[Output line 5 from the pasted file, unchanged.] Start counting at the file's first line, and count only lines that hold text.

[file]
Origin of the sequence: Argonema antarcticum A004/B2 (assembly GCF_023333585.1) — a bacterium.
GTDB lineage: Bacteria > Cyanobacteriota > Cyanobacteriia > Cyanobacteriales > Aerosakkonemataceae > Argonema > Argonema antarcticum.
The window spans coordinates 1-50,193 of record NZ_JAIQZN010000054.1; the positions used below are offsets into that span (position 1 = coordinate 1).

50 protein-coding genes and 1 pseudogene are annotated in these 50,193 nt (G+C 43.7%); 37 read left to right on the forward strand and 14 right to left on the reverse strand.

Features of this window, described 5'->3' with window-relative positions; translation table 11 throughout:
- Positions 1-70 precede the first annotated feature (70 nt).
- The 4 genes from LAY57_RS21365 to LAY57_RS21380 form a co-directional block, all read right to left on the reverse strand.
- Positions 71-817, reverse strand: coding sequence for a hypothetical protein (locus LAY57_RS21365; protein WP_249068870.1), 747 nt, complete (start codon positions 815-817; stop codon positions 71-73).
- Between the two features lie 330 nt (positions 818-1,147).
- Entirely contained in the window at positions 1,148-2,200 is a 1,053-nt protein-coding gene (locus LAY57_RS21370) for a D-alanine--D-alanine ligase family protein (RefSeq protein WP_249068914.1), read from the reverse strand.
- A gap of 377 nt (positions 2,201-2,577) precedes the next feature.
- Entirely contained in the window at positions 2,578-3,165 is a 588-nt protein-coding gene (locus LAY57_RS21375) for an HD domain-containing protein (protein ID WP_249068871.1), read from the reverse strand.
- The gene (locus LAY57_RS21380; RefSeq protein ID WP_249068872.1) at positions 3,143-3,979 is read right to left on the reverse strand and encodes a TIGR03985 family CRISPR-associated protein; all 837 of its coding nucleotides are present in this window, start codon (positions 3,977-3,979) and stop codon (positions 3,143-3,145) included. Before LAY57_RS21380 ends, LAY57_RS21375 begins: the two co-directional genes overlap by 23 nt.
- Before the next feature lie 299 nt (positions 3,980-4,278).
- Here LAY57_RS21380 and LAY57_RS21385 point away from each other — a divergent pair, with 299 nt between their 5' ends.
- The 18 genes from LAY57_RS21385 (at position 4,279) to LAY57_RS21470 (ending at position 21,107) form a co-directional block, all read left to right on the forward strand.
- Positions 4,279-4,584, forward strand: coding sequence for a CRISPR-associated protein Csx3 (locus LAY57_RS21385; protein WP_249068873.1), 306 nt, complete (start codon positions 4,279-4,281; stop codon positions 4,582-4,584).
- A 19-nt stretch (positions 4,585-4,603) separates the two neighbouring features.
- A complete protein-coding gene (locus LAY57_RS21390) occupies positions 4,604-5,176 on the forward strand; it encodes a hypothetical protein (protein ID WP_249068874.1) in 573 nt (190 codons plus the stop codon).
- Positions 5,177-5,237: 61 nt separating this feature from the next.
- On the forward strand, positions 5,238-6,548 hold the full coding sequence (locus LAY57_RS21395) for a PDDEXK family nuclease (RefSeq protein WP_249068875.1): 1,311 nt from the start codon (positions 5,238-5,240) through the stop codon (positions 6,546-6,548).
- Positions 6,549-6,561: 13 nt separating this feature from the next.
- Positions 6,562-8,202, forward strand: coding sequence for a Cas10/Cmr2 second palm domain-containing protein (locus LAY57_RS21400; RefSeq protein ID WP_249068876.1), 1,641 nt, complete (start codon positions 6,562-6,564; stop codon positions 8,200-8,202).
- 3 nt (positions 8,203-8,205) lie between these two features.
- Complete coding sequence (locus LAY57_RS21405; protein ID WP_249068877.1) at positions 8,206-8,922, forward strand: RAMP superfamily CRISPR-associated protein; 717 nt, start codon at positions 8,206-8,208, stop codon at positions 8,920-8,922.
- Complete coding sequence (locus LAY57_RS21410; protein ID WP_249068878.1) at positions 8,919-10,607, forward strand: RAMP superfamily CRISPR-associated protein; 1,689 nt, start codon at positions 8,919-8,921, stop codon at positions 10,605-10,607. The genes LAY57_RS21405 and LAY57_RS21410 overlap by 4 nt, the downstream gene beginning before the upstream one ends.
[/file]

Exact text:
Features of this window, described 5'->3' with window-relative positions; translation table 11 throughout: